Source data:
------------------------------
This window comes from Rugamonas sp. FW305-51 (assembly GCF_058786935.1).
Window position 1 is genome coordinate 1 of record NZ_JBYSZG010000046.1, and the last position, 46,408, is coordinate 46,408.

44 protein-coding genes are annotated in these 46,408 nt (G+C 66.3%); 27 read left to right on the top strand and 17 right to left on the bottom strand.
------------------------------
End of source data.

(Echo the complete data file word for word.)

This window comes from Rugamonas sp. FW305-51 (assembly GCF_058786935.1).
Window position 1 is genome coordinate 1 of record NZ_JBYSZG010000046.1, and the last position, 46,408, is coordinate 46,408.

44 protein-coding genes are annotated in these 46,408 nt (G+C 66.3%); 27 read left to right on the top strand and 17 right to left on the bottom strand.